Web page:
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Two brothers, John O. Freeman (1796-1844)  and Charles Allen Freeman (1797-1866), came to West Tennessee from North Carolina sometime between 1840 and 1850, according to census records. Their parents, John Freeman (1767-1821) and Betsy Ann Mitchell Freeman (1767-1805) had died in North Carolina. In addition, John O. Freeman's wife, Massey Hooker Freeman (1788-1840), is buried in Granville County, North Carolina. Records show that John O. Freeman died in Weakley County, but his place of burial is unknown. Charles Allen Freeman and his wife, Rutha Ann Hooker Freeman (1796-1873), who came with him from North Carolina, are both buried in Ralston Cemetery in Weakley County.

When John O. Freeman came to Tennessee, his two sons accompanied him and built their lives in Weakley County. See more about them below.

Charles Allen and Rutha Hooker Freeman had five daughters and three sons, one of whom became an important figure in Weakley County. Davis Allen Freeman became a minister and founded Freeman's Chapel Methodist Church, about seven miles from Freeman Cemetery. Three of his infant children are buried in Freeman Cemetery.

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The two sons of John O. and Massey Freeman, WILLIS A. FREEMAN and WILLIAM E. FREEMAN, came to Weakley County in young adulthood. The families of both Willis and William played a vital role in Freeman Cemetery and the community.

WILLIS A. FREEMAN (1822-1862) married ELIZABETH E. HARPER FREEMAN CRUTCHFIELD (1825-1908), who was born in Weakley County. Elizabeth outlived Willis, and, though they are both buried in Freeman Cemetery, she is buried with the Crutchfield family. They were the parents of six children, three of whom are buried in Freeman Cemetery, and one of the others of whom played a major role in its development.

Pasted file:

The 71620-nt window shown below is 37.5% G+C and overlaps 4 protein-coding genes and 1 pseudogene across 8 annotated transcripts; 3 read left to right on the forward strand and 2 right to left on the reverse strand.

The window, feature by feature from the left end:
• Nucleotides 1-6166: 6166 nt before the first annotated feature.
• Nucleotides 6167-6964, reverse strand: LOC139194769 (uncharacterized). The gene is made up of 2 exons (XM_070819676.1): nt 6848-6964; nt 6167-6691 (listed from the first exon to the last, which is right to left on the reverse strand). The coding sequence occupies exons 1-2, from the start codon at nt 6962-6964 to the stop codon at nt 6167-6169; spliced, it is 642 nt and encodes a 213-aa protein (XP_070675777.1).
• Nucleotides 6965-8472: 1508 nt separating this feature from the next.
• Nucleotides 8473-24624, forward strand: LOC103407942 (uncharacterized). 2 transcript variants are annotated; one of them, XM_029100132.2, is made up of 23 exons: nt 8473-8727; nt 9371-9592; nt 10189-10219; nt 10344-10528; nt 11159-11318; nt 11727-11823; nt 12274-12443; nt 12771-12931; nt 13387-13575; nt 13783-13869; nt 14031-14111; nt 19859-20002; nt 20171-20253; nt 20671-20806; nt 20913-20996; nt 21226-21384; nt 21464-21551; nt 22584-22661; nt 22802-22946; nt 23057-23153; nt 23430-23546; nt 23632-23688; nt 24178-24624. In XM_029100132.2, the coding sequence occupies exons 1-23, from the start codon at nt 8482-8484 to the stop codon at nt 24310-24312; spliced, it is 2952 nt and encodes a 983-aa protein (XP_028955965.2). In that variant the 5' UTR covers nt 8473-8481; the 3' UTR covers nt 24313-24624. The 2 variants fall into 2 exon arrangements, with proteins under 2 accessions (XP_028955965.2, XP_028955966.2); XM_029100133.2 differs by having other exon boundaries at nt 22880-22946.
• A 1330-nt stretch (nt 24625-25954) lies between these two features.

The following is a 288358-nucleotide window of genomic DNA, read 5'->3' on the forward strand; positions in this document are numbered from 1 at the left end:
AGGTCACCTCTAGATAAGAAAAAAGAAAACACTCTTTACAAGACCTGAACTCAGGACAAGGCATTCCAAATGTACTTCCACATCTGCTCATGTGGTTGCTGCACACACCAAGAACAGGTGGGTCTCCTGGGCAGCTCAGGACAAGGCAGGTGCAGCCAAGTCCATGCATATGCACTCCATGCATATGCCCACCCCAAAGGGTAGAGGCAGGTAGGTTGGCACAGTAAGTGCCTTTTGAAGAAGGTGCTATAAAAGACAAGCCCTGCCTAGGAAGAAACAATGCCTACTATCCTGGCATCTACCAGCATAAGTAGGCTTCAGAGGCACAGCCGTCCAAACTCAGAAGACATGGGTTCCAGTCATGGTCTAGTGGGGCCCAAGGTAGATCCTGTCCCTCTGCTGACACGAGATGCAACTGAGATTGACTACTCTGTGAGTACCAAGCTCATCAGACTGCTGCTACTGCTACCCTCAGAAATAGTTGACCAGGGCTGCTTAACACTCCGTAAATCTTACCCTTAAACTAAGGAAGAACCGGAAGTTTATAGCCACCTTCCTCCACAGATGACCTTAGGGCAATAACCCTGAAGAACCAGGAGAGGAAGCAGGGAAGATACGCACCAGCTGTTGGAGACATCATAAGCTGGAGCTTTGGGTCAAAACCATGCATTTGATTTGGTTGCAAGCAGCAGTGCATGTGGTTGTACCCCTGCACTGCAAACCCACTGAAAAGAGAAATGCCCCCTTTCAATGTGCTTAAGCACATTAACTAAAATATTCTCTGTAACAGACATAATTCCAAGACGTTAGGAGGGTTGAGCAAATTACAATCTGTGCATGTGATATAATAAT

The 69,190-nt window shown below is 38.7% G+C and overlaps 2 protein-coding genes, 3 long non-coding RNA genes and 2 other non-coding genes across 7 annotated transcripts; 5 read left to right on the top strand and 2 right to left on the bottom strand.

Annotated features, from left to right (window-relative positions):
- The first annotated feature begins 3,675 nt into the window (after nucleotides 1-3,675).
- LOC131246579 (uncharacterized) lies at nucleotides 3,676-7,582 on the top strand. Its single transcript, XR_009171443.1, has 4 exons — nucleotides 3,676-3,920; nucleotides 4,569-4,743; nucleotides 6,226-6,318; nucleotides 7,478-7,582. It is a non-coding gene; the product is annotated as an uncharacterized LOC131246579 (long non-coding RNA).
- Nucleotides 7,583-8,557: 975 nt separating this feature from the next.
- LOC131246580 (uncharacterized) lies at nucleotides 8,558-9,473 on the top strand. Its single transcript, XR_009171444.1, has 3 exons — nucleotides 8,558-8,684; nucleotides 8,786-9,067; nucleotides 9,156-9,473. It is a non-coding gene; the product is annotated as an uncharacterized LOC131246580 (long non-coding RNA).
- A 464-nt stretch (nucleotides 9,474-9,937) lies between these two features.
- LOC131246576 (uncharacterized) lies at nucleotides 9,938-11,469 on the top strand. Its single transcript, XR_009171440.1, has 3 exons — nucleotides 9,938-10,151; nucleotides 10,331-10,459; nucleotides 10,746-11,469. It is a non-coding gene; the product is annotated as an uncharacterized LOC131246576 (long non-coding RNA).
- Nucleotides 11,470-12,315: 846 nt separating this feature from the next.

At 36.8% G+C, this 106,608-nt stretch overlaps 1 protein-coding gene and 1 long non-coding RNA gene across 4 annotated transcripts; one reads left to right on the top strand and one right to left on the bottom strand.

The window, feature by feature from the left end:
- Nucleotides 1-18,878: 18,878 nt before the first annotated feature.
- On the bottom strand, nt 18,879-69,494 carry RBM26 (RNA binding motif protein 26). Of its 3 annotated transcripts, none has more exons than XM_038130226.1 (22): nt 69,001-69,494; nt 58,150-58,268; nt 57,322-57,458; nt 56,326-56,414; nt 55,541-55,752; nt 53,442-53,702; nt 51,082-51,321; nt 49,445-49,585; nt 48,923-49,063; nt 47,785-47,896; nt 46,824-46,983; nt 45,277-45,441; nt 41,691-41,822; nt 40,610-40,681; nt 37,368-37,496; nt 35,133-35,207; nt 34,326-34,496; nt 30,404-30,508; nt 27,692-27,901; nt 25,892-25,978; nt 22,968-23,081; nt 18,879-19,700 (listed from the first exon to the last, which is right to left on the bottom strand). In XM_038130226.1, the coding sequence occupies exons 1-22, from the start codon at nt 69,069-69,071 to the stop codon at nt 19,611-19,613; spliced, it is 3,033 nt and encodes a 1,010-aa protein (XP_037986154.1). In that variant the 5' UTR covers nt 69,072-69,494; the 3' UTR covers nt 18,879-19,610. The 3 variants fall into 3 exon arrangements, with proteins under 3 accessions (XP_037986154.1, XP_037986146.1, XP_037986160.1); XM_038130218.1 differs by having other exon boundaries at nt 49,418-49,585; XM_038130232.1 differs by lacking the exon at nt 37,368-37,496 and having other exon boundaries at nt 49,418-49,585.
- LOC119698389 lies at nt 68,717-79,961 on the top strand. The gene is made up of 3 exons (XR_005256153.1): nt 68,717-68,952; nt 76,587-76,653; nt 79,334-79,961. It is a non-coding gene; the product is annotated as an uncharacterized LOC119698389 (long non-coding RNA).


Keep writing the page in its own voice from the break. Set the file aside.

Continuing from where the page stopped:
The first wife of WILLIAM E. FREEMAN (1832-1883), MARIA E. FREEMAN (1833-1855), is buried in Freeman Cemetery. He married Martha Hooper in 1864, and they were the parents of eight children, three of whom are buried in Freeman Cemetery. it is believed that William E. Freeman, Martha Hooper Freeman, and their young son John D. Freeman (1874-1883) perished in a fire. 

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Lost to the Ashes?

Tragedy struck the family of William E. and Martha Hooper Freeman when a fire destroyed their home around 1883. There is little information, and we have found no extant records of the event. However, it is known that all the children--except for John D. Freeman, were placed in the homes of various other family members after that time. It is believed that William, Martha, and young John perished in the fire.

To add to the mystery of the situation, William and Martha's son Charles, as an elderly man, asked his daughter to take him to Freeman Cemetery to visit his parents' and brother's graves. When they did so, they could not find any tombstones with their names on them. Thus, the question arose about whether or not there are unmarked graves in Freeman Cemetery and whether three of them belong to William, Martha, and John. If they are buried there, where in the cemetery are they?

In 2018, the ancestors of the Freeman family erected a monument in honor of these parents and their children, scattered by the family tragedy.

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To learn more about the families of Wills A. Freeman and William E. Freeman, click on the buttons below.

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